The United States Census Bureau gives people who have cultural ties to Central and South American countries the option of filing as either Hispanic or Latino.
It seems that many federal and state institutions, including the California Community Colleges Chancellor’s Office, consider these umbrella terms that are interchangeable, but they are not.
According to the Chancellor’s Office online DataMart, Hispanics made up about 39 percent of Contra Costa College’s student ethnic demographic during the 2014-15 academic year.
And out of the 2.4 million students statewide, 40 percent of these students filed as Hispanic, but only because they were not given the option to identify themselves as Latino.
The Advocate denounces the umbrella term Hispanic because of the derogatory implications to the Chicanos and Chicanas who battled for access and fair treatment in education during the Civil Rights Movement of the 1960s and early 70s.
Further, it is appalling that the Chancellor’s Office only gives its students, who have cultural ties to Central and South American countries, enrolling into its 113 campuses, the option to file only under Hispanic.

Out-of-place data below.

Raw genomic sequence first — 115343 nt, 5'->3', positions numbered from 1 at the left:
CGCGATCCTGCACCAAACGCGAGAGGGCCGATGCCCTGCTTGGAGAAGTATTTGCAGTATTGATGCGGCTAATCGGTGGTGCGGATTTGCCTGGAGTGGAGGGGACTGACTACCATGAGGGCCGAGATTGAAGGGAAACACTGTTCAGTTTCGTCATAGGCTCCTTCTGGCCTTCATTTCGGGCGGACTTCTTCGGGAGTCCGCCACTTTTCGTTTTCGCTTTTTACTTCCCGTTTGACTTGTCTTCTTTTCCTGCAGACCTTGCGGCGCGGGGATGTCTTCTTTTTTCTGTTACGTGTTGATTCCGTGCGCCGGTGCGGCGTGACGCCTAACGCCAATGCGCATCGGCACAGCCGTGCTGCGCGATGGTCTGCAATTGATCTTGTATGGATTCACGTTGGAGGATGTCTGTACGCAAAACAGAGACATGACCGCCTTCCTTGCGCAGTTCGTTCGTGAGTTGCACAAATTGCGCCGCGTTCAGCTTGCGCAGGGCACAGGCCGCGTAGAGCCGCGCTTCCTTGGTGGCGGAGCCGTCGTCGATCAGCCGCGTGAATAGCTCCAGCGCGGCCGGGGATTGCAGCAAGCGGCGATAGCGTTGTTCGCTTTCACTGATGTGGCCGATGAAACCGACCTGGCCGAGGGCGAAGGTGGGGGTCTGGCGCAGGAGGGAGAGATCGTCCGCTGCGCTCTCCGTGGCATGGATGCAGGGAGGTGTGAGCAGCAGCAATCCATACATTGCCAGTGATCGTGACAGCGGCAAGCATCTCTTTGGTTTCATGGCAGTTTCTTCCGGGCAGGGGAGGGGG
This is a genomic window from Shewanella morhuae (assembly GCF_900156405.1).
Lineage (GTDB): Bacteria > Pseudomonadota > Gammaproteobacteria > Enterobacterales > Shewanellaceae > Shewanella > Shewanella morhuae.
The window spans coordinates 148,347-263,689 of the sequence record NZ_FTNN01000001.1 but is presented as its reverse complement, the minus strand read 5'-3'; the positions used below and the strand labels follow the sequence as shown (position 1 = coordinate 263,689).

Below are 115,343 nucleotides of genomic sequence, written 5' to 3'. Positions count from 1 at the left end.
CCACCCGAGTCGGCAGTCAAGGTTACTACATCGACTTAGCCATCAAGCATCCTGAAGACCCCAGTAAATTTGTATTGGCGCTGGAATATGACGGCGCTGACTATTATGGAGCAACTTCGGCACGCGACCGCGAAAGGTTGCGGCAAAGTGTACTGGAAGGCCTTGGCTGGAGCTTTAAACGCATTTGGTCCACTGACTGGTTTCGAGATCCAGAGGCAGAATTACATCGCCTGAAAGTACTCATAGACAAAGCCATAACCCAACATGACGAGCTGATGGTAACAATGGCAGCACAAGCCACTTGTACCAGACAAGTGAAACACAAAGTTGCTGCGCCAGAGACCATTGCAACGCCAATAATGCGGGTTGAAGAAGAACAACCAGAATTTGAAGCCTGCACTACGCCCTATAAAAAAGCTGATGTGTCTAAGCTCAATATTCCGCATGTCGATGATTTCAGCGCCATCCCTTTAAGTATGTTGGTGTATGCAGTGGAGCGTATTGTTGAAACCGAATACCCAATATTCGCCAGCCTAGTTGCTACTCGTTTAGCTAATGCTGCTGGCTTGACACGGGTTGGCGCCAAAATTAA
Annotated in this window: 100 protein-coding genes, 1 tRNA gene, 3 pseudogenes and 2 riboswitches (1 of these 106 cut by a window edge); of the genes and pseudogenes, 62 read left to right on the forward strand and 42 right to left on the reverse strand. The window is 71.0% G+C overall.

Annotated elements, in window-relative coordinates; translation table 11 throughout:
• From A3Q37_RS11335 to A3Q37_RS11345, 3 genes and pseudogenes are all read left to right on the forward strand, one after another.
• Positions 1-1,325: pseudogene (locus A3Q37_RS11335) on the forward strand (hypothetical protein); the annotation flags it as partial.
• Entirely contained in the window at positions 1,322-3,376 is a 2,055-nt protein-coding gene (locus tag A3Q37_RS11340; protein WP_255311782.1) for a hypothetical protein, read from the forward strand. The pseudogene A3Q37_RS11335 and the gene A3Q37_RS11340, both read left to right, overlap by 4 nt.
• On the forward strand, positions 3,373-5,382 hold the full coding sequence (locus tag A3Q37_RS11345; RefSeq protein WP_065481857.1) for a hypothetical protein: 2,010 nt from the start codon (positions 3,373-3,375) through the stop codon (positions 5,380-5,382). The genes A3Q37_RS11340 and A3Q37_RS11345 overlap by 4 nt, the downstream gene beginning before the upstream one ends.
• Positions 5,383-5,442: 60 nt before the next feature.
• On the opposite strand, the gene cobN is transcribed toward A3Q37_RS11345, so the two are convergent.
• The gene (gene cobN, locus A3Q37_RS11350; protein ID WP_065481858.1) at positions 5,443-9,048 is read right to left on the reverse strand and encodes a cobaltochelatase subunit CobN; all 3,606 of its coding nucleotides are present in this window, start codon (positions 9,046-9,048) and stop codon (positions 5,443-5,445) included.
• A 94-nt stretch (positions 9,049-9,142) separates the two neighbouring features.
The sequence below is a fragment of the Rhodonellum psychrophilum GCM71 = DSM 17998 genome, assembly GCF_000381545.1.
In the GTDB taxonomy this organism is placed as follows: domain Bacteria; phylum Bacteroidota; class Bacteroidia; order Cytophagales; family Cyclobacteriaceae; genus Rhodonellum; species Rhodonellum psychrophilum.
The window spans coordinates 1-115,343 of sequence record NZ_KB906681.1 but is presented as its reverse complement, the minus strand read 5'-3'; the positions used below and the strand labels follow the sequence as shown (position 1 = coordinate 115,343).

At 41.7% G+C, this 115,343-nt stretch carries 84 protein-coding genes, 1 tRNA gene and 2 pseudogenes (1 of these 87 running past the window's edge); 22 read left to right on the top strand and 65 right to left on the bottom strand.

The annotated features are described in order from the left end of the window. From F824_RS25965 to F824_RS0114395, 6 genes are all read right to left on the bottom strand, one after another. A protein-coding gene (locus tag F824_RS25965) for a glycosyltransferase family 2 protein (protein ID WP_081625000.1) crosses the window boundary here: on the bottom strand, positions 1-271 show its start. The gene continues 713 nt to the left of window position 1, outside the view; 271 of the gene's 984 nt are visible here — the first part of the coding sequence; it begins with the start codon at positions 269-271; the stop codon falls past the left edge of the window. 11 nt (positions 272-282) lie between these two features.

Latino is a more acceptable term, as it was developed to categorize the pan-ethnic populous of immigrants from South America to the United States in the 1980s, an influx sparked by various civil wars fueled by the War on Drugs under the Ronald Reagan administration.
While the categorization of people ranging across dozens of different cultures under the term Hispanic was developed as a political tool that would give Republican candidates more votes as Mexican, Cuban and Puerto Rican populations increased in the early 20th century, the term is more offensive than Latino because of its ties to European conquistadors who eradicated cultures indiscriminately.
The origin of the umbrella term Hispanic dates back to 1492, when Christopher Columbus landed near the Americas with the intent to conquer and enslave.
While Columbus never reached the continents of North or South America, his arrival in the Caribbean doomed the indigenous people throughout the Western Hemisphere and set the foundations for 500 years of subjugation and racial violence.
He planted the first seed of racialism in the island he would come to govern by force — Hispaniola. This legacy of hate, greed and xenophobia lives on within the word Hispanic.
The Advocate realizes there needs to be an umbrella term to describe such an eclectic group of cultures in the political scape in the U.S.
But unless institutions take steps to eliminate the word Hispanic, then they are perpetuating the lingering legacy of racial hate that Columbus instilled into the modern world.